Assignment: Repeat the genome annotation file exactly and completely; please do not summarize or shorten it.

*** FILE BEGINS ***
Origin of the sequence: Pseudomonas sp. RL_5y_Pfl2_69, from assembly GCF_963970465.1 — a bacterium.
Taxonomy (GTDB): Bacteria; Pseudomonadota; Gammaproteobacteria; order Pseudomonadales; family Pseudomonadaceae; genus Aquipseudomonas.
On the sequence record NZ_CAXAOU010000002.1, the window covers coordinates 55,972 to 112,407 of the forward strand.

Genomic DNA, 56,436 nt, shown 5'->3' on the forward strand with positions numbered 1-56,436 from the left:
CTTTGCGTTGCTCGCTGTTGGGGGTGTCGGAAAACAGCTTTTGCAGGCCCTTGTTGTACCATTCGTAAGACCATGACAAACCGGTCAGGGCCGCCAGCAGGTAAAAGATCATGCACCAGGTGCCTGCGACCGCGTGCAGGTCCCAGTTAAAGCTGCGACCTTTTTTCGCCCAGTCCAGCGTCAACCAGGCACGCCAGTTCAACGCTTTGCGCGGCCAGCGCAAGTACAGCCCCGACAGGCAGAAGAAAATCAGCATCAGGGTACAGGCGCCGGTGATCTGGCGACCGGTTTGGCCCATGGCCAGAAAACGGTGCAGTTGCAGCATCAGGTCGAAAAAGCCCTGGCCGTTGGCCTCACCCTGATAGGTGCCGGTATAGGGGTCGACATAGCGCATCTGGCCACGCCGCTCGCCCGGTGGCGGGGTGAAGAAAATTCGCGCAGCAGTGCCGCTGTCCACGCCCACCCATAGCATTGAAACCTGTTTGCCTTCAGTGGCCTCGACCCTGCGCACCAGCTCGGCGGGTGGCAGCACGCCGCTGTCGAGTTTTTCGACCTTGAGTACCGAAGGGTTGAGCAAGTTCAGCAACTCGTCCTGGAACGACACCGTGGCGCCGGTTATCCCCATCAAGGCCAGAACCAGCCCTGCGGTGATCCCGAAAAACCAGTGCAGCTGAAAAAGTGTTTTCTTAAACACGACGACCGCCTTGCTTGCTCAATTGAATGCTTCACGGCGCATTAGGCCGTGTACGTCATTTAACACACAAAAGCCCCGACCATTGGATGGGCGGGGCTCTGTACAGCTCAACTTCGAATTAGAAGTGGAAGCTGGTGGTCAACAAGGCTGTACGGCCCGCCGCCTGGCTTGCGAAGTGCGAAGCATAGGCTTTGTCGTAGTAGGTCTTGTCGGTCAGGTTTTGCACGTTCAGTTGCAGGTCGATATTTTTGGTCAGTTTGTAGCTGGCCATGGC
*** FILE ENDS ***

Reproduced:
Origin of the sequence: Pseudomonas sp. RL_5y_Pfl2_69, from assembly GCF_963970465.1 — a bacterium.
Taxonomy (GTDB): Bacteria; Pseudomonadota; Gammaproteobacteria; order Pseudomonadales; family Pseudomonadaceae; genus Aquipseudomonas.
On the sequence record NZ_CAXAOU010000002.1, the window covers coordinates 55,972 to 112,407 of the forward strand.

Genomic DNA, 56,436 nt, shown 5'->3' on the forward strand with positions numbered 1-56,436 from the left:
CTTTGCGTTGCTCGCTGTTGGGGGTGTCGGAAAACAGCTTTTGCAGGCCCTTGTTGTACCATTCGTAAGACCATGACAAACCGGTCAGGGCCGCCAGCAGGTAAAAGATCATGCACCAGGTGCCTGCGACCGCGTGCAGGTCCCAGTTAAAGCTGCGACCTTTTTTCGCCCAGTCCAGCGTCAACCAGGCACGCCAGTTCAACGCTTTGCGCGGCCAGCGCAAGTACAGCCCCGACAGGCAGAAGAAAATCAGCATCAGGGTACAGGCGCCGGTGATCTGGCGACCGGTTTGGCCCATGGCCAGAAAACGGTGCAGTTGCAGCATCAGGTCGAAAAAGCCCTGGCCGTTGGCCTCACCCTGATAGGTGCCGGTATAGGGGTCGACATAGCGCATCTGGCCACGCCGCTCGCCCGGTGGCGGGGTGAAGAAAATTCGCGCAGCAGTGCCGCTGTCCACGCCCACCCATAGCATTGAAACCTGTTTGCCTTCAGTGGCCTCGACCCTGCGCACCAGCTCGGCGGGTGGCAGCACGCCGCTGTCGAGTTTTTCGACCTTGAGTACCGAAGGGTTGAGCAAGTTCAGCAACTCGTCCTGGAACGACACCGTGGCGCCGGTTATCCCCATCAAGGCCAGAACCAGCCCTGCGGTGATCCCGAAAAACCAGTGCAGCTGAAAAAGTGTTTTCTTAAACACGACGACCGCCTTGCTTGCTCAATTGAATGCTTCACGGCGCATTAGGCCGTGTACGTCATTTAACACACAAAAGCCCCGACCATTGGATGGGCGGGGCTCTGTACAGCTCAACTTCGAATTAGAAGTGGAAGCTGGTGGTCAACAAGGCTGTACGGCCCGCCGCCTGGCTTGCGAAGTGCGAAGCATAGGCTTTGTCGTAGTAGGTCTTGTCGGTCAGGTTTTGCACGTTCAGTTGCAGGTCGATATTTTTGGTCAGTTTGTAGCTGGCCATGGC